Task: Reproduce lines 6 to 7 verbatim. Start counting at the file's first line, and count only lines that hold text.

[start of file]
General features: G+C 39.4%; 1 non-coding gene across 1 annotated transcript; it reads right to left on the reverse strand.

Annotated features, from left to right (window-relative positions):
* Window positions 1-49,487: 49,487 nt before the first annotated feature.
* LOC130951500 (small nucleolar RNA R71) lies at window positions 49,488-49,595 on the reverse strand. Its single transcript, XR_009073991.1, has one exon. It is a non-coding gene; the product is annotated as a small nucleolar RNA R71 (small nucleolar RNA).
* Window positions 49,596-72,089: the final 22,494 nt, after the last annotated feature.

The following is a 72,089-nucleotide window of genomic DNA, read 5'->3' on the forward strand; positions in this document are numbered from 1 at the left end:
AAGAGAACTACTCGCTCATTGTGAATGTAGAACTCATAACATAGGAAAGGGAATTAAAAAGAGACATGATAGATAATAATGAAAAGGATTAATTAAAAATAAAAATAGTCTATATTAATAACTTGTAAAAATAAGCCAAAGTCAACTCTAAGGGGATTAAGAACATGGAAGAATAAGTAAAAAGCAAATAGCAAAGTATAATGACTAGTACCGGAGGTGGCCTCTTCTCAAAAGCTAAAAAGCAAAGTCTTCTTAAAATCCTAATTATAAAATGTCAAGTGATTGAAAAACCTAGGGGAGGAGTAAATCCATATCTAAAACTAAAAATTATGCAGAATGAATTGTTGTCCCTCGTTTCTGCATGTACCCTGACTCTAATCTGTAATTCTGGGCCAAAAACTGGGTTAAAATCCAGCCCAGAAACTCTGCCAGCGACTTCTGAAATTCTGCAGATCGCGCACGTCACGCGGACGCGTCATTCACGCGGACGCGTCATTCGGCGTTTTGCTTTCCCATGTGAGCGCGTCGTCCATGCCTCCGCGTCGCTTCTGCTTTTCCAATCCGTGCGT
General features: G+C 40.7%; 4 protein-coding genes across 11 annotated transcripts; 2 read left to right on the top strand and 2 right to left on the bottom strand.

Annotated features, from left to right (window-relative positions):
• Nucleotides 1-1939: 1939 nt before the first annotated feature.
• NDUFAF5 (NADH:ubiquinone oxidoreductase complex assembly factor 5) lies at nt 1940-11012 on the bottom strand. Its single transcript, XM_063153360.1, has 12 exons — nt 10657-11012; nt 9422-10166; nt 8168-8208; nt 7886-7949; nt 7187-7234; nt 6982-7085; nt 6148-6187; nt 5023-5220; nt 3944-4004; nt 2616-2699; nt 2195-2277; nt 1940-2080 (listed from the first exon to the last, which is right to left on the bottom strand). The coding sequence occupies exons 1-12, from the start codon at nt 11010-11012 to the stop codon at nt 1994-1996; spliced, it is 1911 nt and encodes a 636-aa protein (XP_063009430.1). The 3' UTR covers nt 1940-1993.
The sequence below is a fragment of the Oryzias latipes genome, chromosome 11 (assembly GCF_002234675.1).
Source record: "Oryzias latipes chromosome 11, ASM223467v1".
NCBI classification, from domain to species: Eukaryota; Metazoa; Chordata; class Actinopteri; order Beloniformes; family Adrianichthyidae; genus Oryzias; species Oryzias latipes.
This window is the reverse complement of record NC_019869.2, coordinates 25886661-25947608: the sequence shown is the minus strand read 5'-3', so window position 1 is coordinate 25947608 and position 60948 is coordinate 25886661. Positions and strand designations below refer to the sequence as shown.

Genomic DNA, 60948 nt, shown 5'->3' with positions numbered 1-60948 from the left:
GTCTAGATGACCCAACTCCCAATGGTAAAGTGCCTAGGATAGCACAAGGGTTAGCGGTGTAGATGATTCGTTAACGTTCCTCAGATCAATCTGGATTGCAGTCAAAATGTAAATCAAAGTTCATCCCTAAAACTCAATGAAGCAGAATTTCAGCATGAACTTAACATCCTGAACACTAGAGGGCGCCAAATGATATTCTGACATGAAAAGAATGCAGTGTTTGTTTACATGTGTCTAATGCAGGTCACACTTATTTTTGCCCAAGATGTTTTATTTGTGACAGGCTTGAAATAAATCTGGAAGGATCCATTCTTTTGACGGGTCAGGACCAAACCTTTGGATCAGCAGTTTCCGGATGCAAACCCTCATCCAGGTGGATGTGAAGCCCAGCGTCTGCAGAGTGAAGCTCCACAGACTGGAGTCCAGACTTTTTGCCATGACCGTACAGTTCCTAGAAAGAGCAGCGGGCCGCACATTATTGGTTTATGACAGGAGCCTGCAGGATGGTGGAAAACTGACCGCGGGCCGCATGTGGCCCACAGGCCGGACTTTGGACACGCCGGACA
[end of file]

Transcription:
The following is a 72,089-nucleotide window of genomic DNA, read 5'->3' on the forward strand; positions in this document are numbered from 1 at the left end:
AAGAGAACTACTCGCTCATTGTGAATGTAGAACTCATAACATAGGAAAGGGAATTAAAAAGAGACATGATAGATAATAATGAAAAGGATTAATTAAAAATAAAAATAGTCTATATTAATAACTTGTAAAAATAAGCCAAAGTCAACTCTAAGGGGATTAAGAACATGGAAGAATAAGTAAAAAGCAAATAGCAAAGTATAATGACTAGTACCGGAGGTGGCCTCTTCTCAAAAGCTAAAAAGCAAAGTCTTCTTAAAATCCTAATTATAAAATGTCAAGTGATTGAAAAACCTAGGGGAGGAGTAAATCCATATCTAAAACTAAAAATTATGCAGAATGAATTGTTGTCCCTCGTTTCTGCATGTACCCTGACTCTAATCTGTAATTCTGGGCCAAAAACTGGGTTAAAATCCAGCCCAGAAACTCTGCCAGCGACTTCTGAAATTCTGCAGATCGCGCACGTCACGCGGACGCGTCATTCACGCGGACGCGTCATTCGGCGTTTTGCTTTCCCATGTGAGCGCGTCGTCCATGCCTCCGCGTCGCTTCTGCTTTTCCAATCCGTGCGT